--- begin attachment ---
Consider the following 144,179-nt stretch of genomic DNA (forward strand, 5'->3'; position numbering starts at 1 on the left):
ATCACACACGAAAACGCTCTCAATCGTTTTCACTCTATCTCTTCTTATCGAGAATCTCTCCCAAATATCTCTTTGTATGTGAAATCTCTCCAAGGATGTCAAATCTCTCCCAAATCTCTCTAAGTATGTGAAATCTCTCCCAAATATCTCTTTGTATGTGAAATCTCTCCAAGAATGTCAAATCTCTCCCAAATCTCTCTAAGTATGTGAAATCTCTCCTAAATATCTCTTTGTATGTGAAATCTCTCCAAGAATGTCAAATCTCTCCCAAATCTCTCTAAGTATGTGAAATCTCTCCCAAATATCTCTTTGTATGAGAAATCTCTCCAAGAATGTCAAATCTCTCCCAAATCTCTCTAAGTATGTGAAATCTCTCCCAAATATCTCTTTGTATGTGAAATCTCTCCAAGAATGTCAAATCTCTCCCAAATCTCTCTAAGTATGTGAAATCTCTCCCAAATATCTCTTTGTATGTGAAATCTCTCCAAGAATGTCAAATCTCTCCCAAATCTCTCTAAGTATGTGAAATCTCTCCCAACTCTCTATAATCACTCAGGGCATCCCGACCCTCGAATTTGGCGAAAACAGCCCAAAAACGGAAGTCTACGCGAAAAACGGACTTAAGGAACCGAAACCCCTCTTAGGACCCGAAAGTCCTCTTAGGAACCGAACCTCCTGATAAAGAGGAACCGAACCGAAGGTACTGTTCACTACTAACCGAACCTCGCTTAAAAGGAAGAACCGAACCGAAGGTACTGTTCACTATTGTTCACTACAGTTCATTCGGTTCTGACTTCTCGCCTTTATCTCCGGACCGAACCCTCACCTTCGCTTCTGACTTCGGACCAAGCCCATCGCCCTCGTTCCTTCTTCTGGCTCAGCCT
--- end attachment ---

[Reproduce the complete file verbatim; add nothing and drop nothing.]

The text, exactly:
Consider the following 144,179-nt stretch of genomic DNA (forward strand, 5'->3'; position numbering starts at 1 on the left):
ATCACACACGAAAACGCTCTCAATCGTTTTCACTCTATCTCTTCTTATCGAGAATCTCTCCCAAATATCTCTTTGTATGTGAAATCTCTCCAAGGATGTCAAATCTCTCCCAAATCTCTCTAAGTATGTGAAATCTCTCCCAAATATCTCTTTGTATGTGAAATCTCTCCAAGAATGTCAAATCTCTCCCAAATCTCTCTAAGTATGTGAAATCTCTCCTAAATATCTCTTTGTATGTGAAATCTCTCCAAGAATGTCAAATCTCTCCCAAATCTCTCTAAGTATGTGAAATCTCTCCCAAATATCTCTTTGTATGAGAAATCTCTCCAAGAATGTCAAATCTCTCCCAAATCTCTCTAAGTATGTGAAATCTCTCCCAAATATCTCTTTGTATGTGAAATCTCTCCAAGAATGTCAAATCTCTCCCAAATCTCTCTAAGTATGTGAAATCTCTCCCAAATATCTCTTTGTATGTGAAATCTCTCCAAGAATGTCAAATCTCTCCCAAATCTCTCTAAGTATGTGAAATCTCTCCCAACTCTCTATAATCACTCAGGGCATCCCGACCCTCGAATTTGGCGAAAACAGCCCAAAAACGGAAGTCTACGCGAAAAACGGACTTAAGGAACCGAAACCCCTCTTAGGACCCGAAAGTCCTCTTAGGAACCGAACCTCCTGATAAAGAGGAACCGAACCGAAGGTACTGTTCACTACTAACCGAACCTCGCTTAAAAGGAAGAACCGAACCGAAGGTACTGTTCACTATTGTTCACTACAGTTCATTCGGTTCTGACTTCTCGCCTTTATCTCCGGACCGAACCCTCACCTTCGCTTCTGACTTCGGACCAAGCCCATCGCCCTCGTTCCTTCTTCTGGCTCAGCCT